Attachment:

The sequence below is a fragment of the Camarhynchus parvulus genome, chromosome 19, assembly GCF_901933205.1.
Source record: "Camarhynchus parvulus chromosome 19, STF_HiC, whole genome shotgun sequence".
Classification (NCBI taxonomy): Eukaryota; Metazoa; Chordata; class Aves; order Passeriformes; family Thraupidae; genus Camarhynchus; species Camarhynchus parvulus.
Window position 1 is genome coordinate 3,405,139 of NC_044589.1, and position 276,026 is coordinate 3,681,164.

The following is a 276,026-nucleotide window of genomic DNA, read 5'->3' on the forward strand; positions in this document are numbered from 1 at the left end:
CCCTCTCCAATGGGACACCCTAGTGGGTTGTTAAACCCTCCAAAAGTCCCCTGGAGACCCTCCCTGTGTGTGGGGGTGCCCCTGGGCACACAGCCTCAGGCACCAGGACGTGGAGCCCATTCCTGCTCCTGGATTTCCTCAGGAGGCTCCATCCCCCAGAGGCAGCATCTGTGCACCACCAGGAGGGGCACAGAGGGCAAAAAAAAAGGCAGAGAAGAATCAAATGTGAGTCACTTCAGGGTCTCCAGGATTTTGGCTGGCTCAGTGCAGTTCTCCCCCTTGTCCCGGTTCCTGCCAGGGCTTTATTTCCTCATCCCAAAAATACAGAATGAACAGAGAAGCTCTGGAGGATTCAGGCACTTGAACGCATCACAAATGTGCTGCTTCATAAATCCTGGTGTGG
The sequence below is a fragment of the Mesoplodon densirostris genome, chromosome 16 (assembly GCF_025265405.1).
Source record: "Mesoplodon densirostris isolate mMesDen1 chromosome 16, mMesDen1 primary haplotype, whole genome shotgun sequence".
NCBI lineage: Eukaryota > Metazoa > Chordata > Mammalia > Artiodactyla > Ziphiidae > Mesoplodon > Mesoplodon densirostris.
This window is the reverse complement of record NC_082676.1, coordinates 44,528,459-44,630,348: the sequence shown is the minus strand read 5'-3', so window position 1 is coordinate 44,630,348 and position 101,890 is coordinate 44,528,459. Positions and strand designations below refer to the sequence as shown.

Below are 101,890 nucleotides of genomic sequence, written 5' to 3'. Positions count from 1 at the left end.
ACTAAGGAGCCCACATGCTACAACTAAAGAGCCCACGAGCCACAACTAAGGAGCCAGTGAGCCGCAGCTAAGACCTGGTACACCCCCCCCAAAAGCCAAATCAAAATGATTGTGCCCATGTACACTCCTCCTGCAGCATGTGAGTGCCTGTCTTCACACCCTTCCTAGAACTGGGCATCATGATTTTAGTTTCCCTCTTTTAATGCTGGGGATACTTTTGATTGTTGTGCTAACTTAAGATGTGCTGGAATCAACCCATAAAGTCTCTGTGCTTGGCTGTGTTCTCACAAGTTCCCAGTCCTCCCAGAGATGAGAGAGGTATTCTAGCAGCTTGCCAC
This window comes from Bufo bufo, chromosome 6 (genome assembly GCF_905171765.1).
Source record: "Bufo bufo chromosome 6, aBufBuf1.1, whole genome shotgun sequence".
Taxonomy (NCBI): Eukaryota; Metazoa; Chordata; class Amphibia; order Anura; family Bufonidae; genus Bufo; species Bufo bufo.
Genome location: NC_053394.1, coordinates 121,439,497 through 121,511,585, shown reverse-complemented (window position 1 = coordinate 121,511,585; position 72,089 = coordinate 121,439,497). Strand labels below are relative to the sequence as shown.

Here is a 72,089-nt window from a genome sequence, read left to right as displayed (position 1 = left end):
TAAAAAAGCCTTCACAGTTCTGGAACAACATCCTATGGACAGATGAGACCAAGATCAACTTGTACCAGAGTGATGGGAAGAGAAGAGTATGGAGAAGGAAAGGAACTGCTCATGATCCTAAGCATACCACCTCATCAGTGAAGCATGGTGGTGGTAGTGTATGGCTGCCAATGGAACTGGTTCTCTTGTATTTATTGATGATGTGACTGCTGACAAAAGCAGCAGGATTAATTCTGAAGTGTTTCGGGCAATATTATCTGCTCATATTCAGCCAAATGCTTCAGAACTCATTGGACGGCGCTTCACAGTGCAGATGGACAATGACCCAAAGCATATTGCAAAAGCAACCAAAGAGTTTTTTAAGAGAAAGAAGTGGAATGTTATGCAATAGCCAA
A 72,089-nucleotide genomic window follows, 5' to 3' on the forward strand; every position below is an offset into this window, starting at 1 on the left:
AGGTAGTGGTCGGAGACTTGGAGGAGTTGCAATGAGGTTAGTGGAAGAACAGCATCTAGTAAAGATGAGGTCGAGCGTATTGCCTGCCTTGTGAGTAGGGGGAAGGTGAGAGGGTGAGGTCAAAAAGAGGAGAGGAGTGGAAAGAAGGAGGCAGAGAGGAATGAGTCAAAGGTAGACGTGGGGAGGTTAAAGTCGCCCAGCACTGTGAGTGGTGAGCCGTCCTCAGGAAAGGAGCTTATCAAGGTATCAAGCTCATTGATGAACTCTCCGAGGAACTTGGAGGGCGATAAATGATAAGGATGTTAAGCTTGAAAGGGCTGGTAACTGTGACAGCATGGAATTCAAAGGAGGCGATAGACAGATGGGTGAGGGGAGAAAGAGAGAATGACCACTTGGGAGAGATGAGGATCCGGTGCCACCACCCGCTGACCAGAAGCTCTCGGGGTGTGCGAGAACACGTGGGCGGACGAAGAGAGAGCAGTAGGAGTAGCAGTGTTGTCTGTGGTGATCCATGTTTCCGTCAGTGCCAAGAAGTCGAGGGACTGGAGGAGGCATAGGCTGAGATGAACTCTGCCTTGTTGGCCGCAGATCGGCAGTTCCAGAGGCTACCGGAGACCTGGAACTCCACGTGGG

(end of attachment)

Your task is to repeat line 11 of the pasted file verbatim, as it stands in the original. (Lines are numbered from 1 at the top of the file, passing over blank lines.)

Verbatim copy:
Below are 101,890 nucleotides of genomic sequence, written 5' to 3'. Positions count from 1 at the left end.